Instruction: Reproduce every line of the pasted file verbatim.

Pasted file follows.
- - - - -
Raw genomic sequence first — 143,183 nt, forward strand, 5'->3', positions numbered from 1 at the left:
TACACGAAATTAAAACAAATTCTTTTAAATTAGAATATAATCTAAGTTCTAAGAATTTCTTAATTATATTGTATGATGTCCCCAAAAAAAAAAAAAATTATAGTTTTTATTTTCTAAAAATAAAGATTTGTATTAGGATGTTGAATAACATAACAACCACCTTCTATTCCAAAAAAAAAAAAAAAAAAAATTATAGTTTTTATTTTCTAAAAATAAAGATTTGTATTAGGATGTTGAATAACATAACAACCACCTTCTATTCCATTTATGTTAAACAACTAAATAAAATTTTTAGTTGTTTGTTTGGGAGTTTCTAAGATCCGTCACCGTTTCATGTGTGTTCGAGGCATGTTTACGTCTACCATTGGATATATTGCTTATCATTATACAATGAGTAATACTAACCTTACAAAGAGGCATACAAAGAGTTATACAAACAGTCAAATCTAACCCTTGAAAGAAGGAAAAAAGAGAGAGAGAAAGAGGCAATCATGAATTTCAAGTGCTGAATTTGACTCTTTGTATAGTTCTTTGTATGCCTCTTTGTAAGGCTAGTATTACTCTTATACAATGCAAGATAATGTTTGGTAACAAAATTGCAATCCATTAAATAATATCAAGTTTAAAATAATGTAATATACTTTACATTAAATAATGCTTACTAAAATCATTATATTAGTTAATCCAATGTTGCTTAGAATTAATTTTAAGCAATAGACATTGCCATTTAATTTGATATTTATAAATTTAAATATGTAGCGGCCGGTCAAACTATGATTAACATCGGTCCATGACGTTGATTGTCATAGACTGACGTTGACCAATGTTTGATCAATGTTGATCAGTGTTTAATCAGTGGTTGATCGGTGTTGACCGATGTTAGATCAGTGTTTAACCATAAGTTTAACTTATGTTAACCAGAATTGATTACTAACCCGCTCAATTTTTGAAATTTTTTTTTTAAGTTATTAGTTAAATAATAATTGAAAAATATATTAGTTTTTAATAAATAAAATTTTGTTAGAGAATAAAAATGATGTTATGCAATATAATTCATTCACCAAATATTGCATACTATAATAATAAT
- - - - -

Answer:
Raw genomic sequence first — 143,183 nt, forward strand, 5'->3', positions numbered from 1 at the left:
TACACGAAATTAAAACAAATTCTTTTAAATTAGAATATAATCTAAGTTCTAAGAATTTCTTAATTATATTGTATGATGTCCCCAAAAAAAAAAAAAATTATAGTTTTTATTTTCTAAAAATAAAGATTTGTATTAGGATGTTGAATAACATAACAACCACCTTCTATTCCAAAAAAAAAAAAAAAAAAAATTATAGTTTTTATTTTCTAAAAATAAAGATTTGTATTAGGATGTTGAATAACATAACAACCACCTTCTATTCCATTTATGTTAAACAACTAAATAAAATTTTTAGTTGTTTGTTTGGGAGTTTCTAAGATCCGTCACCGTTTCATGTGTGTTCGAGGCATGTTTACGTCTACCATTGGATATATTGCTTATCATTATACAATGAGTAATACTAACCTTACAAAGAGGCATACAAAGAGTTATACAAACAGTCAAATCTAACCCTTGAAAGAAGGAAAAAAGAGAGAGAGAAAGAGGCAATCATGAATTTCAAGTGCTGAATTTGACTCTTTGTATAGTTCTTTGTATGCCTCTTTGTAAGGCTAGTATTACTCTTATACAATGCAAGATAATGTTTGGTAACAAAATTGCAATCCATTAAATAATATCAAGTTTAAAATAATGTAATATACTTTACATTAAATAATGCTTACTAAAATCATTATATTAGTTAATCCAATGTTGCTTAGAATTAATTTTAAGCAATAGACATTGCCATTTAATTTGATATTTATAAATTTAAATATGTAGCGGCCGGTCAAACTATGATTAACATCGGTCCATGACGTTGATTGTCATAGACTGACGTTGACCAATGTTTGATCAATGTTGATCAGTGTTTAATCAGTGGTTGATCGGTGTTGACCGATGTTAGATCAGTGTTTAACCATAAGTTTAACTTATGTTAACCAGAATTGATTACTAACCCGCTCAATTTTTGAAATTTTTTTTTTAAGTTATTAGTTAAATAATAATTGAAAAATATATTAGTTTTTAATAAATAAAATTTTGTTAGAGAATAAAAATGATGTTATGCAATATAATTCATTCACCAAATATTGCATACTATAATAATAAT